On the other hand, the Klingons love Christmas! Who’d’uv thunk?

(I hope that I don't have to remind anyone that Hanukkah is not "how the Jewish people celebrate Christmas," as one woman griped in an interview on NPR in the 1980s, after she had just given a talk on Hanukkah to a bunch of Christians. I never forgot that one! A perfect example of projection.)



Presenting both sides:
and mine:



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7 Comments:

Anonymous Anonymous said...

Although I have not believed the mythology underlying Christmas for nearly forty-five years, and I have no memory of ever placing creedence in Santa Claus, I enjoy the holiday. It's a time for togetherness, and I like the music. I have no trouble singing the words. After all, I read fairy tales to my nieces and nephews. I don't believe them either.
Scotius

December 21, 2007 4:16 PM  
Blogger Kristine said...

Right. I likewise don't believe in Romeo and Juliet, but their story gets played out again and out by real people throughout history.

That's the tragedy of taking stories literally - people miss the meaning of the stories. We human think in patterns, but ironically, the only screenwriters who really understand the "30 pieces of silver/betrayed by a kiss" idea are the writers of gangster films!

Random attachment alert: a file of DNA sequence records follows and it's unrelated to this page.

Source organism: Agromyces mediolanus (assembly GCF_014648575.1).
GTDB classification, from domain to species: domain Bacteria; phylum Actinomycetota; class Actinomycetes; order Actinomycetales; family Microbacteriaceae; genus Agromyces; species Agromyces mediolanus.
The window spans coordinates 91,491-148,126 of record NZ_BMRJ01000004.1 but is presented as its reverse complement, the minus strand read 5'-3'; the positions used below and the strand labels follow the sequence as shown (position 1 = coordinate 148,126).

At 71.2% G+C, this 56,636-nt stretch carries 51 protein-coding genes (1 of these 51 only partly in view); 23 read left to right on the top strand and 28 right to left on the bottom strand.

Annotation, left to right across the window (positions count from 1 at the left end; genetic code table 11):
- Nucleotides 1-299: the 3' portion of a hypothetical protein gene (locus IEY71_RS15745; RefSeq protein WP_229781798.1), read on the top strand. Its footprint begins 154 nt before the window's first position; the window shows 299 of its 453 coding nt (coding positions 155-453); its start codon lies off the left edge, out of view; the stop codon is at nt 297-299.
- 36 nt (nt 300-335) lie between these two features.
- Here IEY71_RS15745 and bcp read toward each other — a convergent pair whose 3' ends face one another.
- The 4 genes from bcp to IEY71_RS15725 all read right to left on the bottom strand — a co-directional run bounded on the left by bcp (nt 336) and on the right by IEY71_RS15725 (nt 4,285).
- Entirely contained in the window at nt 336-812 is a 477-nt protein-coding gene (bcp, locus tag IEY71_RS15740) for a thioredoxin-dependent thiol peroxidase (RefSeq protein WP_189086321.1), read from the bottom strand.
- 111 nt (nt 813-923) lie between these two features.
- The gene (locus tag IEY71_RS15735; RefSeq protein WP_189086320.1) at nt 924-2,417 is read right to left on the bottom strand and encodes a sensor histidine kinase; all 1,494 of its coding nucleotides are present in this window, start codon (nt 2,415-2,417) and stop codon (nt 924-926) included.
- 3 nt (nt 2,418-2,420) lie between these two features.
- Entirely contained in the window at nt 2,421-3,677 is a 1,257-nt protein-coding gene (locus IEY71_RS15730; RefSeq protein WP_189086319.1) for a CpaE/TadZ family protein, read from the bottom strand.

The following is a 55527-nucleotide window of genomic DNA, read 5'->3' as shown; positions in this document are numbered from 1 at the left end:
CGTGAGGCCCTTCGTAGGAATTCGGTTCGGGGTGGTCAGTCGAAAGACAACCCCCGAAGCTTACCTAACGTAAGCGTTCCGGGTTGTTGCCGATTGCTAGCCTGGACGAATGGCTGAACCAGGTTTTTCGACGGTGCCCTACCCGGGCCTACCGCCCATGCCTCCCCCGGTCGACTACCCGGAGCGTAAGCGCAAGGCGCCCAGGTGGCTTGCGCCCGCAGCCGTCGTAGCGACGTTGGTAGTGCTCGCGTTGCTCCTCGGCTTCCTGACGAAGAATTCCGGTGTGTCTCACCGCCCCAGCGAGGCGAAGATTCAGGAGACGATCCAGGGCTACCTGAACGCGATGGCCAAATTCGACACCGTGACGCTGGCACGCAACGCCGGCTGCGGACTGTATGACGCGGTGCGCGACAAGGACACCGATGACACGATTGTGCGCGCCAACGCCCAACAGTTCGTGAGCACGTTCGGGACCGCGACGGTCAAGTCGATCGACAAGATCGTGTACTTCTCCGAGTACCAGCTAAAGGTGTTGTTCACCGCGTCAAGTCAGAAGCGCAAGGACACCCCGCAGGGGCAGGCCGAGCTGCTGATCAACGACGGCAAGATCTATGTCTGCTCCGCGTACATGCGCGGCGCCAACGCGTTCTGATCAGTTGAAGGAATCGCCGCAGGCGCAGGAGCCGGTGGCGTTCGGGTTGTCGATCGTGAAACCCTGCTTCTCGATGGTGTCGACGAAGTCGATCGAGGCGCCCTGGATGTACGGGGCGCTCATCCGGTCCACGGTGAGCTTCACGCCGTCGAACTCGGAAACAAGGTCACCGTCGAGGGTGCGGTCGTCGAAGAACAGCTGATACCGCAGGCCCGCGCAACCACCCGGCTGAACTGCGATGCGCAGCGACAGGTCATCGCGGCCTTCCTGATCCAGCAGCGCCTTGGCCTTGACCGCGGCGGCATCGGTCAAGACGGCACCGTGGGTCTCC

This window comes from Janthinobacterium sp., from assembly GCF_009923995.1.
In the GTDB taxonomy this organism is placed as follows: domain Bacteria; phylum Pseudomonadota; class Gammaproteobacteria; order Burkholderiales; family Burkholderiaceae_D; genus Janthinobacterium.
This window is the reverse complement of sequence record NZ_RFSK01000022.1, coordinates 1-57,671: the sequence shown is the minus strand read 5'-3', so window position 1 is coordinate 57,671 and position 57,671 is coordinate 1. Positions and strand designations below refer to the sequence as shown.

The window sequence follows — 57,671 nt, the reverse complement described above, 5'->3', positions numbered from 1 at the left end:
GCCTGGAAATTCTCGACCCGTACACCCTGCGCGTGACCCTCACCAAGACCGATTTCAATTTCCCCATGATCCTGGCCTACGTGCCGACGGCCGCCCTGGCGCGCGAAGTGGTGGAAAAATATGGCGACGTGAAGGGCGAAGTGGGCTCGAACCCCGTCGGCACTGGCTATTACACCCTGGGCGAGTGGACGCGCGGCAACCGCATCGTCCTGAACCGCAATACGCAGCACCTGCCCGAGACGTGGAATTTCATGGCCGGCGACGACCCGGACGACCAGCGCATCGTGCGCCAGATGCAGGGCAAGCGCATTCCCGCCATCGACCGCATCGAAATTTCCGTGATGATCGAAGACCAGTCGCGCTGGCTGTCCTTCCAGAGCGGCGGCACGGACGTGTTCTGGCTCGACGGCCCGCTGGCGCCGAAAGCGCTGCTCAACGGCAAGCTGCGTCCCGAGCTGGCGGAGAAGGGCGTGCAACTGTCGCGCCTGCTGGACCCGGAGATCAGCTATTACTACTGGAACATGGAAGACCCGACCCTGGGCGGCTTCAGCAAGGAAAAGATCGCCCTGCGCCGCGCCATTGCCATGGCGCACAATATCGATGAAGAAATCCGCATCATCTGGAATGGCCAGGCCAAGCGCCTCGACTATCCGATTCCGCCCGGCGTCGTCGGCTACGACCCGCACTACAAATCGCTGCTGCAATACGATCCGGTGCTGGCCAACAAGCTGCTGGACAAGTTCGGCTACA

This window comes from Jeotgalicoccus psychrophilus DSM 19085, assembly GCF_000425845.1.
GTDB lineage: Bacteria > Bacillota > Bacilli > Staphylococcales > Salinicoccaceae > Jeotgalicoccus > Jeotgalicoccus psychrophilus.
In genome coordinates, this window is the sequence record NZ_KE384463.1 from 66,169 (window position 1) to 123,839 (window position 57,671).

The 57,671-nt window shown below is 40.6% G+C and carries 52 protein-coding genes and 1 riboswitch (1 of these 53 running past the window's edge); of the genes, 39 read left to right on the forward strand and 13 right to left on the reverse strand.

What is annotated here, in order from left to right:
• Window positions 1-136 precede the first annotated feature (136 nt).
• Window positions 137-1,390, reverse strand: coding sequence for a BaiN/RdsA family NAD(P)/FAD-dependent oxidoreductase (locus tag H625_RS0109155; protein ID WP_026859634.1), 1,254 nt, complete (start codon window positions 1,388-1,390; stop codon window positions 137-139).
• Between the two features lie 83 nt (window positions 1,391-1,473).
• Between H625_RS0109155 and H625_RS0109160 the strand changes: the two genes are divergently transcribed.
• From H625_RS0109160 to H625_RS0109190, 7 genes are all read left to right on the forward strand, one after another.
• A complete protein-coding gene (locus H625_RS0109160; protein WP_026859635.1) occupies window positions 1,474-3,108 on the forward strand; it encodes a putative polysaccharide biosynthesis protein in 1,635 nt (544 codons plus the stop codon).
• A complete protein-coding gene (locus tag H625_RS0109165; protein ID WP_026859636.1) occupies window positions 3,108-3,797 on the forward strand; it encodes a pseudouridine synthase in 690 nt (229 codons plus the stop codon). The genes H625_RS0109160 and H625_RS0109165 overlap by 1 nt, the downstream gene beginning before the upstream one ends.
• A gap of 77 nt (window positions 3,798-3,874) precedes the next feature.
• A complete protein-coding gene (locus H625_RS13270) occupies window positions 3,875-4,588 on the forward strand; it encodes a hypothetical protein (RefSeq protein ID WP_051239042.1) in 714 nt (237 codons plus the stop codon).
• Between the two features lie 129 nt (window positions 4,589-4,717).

December 21, 2007 8:47 PM  
Anonymous Anonymous said...

The last Christmas I celebrated as a believing Christian was forty-five years ago. Come Religious Emphasis Week the following March at good ol' KSTC(now Emporia State University in Kansas), my roommate and I were discussing the excesses of the Roman Catholic Church, and we came to realize that our own Methodist tenets were just as baseless as the hogwash Holy Mother Church would have us believe. Thus, we became agnostics. We were, and still are, limited human beings. There are those things we cannot know merely because we lack the means to comprehend them.
Nevertheless, I continued to enjoy Christmas for the reasons I've mentioned above. Nevermore so than in 1981: my niece Lauraine was bamboozled by her mother-in-law to embrace the tenets of the Watchtower Society. She in turn flimflammed her mother(my sister) and her brother into conversion. So they dropped the celebration of Christmas. About the same time, I had discovered a Unitarian-Universalist Church in the KC metroplex where I was living at the time. The group celebrated the holiday; I redoubled my efforts to enjoy the season. I even joined the church choir.

In the years since, Lauraine has been enlightened. She took a course in Egyptian history at a university near her town to discover that the notion of resurrection predated Jesus by several thousand years. My sister and my nephew are still encumbered by their beliefs. Of course, it is my opinion that the tenets of the JW's are just goddam silly, but then that's what I think of the creeds of almost all religions. I don't tell them that, however. Hurt feelings, ya know.
Scotius

December 21, 2007 11:10 PM  
Anonymous Anonymous said...

Although neither you nor I believe the mythology associated with this time of year, I still wish you
Merry Christmas,
Happy New Year.
Scotius

December 22, 2007 11:24 PM  
Blogger Kristine said...

Thank you, friend. A merry Christmas and Happy New Year to you, too!

December 23, 2007 11:07 PM  
Blogger Dan said...

And a fine merry Christmas, too, from this here Jewish atheist.

Our Christmas dinner will feature ten people, eight of which are Jewish.

December 24, 2007 2:18 PM  
Anonymous Anonymous said...

I wonder if Dan had a Hannukah ham.
Scotius

December 26, 2007 5:24 PM